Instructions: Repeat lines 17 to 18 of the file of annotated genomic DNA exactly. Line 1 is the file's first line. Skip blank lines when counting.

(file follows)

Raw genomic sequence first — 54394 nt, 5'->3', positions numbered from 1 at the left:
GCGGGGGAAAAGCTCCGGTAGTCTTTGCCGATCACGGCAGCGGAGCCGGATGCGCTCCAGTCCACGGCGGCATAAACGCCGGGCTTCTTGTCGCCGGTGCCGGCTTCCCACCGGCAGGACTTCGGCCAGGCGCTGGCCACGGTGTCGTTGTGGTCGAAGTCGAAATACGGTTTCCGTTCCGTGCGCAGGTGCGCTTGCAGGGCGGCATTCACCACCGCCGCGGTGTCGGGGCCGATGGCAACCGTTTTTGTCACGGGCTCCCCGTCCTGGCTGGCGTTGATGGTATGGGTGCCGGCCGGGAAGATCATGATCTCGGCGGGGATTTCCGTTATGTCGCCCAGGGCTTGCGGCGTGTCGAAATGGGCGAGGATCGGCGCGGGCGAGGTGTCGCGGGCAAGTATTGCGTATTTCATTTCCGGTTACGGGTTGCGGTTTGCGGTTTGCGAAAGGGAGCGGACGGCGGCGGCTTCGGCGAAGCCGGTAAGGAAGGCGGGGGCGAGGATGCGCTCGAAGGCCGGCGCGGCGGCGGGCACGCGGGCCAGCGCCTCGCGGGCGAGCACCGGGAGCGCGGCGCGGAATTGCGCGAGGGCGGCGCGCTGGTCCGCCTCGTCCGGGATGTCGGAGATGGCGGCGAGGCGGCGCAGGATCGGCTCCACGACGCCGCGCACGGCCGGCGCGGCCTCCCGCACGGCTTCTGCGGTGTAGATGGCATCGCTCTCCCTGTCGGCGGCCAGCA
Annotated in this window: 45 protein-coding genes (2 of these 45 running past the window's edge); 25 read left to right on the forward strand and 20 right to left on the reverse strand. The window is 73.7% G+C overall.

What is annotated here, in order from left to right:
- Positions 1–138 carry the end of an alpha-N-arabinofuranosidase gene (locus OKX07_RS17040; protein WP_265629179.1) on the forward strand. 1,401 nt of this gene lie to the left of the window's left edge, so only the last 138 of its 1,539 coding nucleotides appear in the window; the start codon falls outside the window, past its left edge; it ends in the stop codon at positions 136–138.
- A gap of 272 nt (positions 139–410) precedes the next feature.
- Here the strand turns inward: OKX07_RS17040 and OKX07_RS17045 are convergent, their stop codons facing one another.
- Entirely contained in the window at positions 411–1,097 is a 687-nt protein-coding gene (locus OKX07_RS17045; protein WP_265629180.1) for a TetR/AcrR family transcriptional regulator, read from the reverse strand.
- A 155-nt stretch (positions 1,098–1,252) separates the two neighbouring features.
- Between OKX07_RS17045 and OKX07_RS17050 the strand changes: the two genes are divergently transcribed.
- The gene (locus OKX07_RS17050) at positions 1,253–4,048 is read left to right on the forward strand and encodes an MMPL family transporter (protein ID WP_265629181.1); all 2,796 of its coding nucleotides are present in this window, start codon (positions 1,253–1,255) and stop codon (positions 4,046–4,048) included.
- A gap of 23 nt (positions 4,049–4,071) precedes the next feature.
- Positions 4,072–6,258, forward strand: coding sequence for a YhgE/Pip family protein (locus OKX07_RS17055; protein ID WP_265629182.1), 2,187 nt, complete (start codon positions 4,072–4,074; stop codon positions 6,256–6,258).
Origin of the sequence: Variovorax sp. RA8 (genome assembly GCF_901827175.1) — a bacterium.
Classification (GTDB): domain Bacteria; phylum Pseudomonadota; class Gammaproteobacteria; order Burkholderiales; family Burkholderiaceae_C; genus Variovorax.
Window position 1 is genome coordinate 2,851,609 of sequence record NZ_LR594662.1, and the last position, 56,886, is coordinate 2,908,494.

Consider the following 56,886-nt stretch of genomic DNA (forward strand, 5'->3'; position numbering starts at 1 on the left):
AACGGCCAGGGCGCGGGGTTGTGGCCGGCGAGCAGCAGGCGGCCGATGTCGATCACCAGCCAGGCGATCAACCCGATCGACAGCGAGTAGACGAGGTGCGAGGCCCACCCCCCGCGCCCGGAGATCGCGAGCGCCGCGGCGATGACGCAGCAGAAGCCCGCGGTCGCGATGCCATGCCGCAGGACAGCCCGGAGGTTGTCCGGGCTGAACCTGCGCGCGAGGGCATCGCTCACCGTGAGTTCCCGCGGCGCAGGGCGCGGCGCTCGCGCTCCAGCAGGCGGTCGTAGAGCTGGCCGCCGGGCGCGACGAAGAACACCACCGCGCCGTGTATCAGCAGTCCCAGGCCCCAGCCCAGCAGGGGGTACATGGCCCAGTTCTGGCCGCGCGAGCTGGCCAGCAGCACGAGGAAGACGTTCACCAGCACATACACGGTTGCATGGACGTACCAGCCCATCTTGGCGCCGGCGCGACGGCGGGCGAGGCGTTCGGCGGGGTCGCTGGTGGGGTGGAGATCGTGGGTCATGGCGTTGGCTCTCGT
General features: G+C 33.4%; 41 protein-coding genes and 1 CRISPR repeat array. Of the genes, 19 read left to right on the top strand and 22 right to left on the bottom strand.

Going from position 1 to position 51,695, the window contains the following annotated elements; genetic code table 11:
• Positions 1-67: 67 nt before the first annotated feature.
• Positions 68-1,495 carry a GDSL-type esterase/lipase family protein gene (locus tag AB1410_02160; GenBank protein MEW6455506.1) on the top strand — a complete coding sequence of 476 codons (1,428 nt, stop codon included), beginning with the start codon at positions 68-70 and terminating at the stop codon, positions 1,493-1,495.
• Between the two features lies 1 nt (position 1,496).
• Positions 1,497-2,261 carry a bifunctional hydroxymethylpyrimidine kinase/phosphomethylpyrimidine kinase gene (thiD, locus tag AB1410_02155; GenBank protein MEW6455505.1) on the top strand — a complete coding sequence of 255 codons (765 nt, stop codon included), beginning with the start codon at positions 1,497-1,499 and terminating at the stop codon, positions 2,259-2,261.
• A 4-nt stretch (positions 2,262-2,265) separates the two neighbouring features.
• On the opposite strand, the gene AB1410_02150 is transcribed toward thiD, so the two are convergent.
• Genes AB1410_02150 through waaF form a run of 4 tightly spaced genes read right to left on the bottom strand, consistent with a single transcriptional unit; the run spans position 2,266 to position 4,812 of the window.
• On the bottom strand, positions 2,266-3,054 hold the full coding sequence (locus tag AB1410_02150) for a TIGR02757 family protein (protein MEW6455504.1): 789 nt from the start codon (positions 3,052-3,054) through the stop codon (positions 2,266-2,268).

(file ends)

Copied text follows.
Consider the following 56,886-nt stretch of genomic DNA (forward strand, 5'->3'; position numbering starts at 1 on the left):
AACGGCCAGGGCGCGGGGTTGTGGCCGGCGAGCAGCAGGCGGCCGATGTCGATCACCAGCCAGGCGATCAACCCGATCGACAGCGAGTAGACGAGGTGCGAGGCCCACCCCCCGCGCCCGGAGATCGCGAGCGCCGCGGCGATGACGCAGCAGAAGCCCGCGGTCGCGATGCCATGCCGCAGGACAGCCCGGAGGTTGTCCGGGCTGAACCTGCGCGCGAGGGCATCGCTCACCGTGAGTTCCCGCGGCGCAGGGCGCGGCGCTCGCGCTCCAGCAGGCGGTCGTAGAGCTGGCCGCCGGGCGCGACGAAGAACACCACCGCGCCGTGTATCAGCAGTCCCAGGCCCCAGCCCAGCAGGGGGTACATGGCCCAGTTCTGGCCGCGCGAGCTGGCCAGCAGCACGAGGAAGACGTTCACCAGCACATACACGGTTGCATGGACGTACCAGCCCATCTTGGCGCCGGCGCGACGGCGGGCGAGGCGTTCGGCGGGGTCGCTGGTGGGGTGGAGATCGTGGGTCATGGCGTTGGCTCTCGT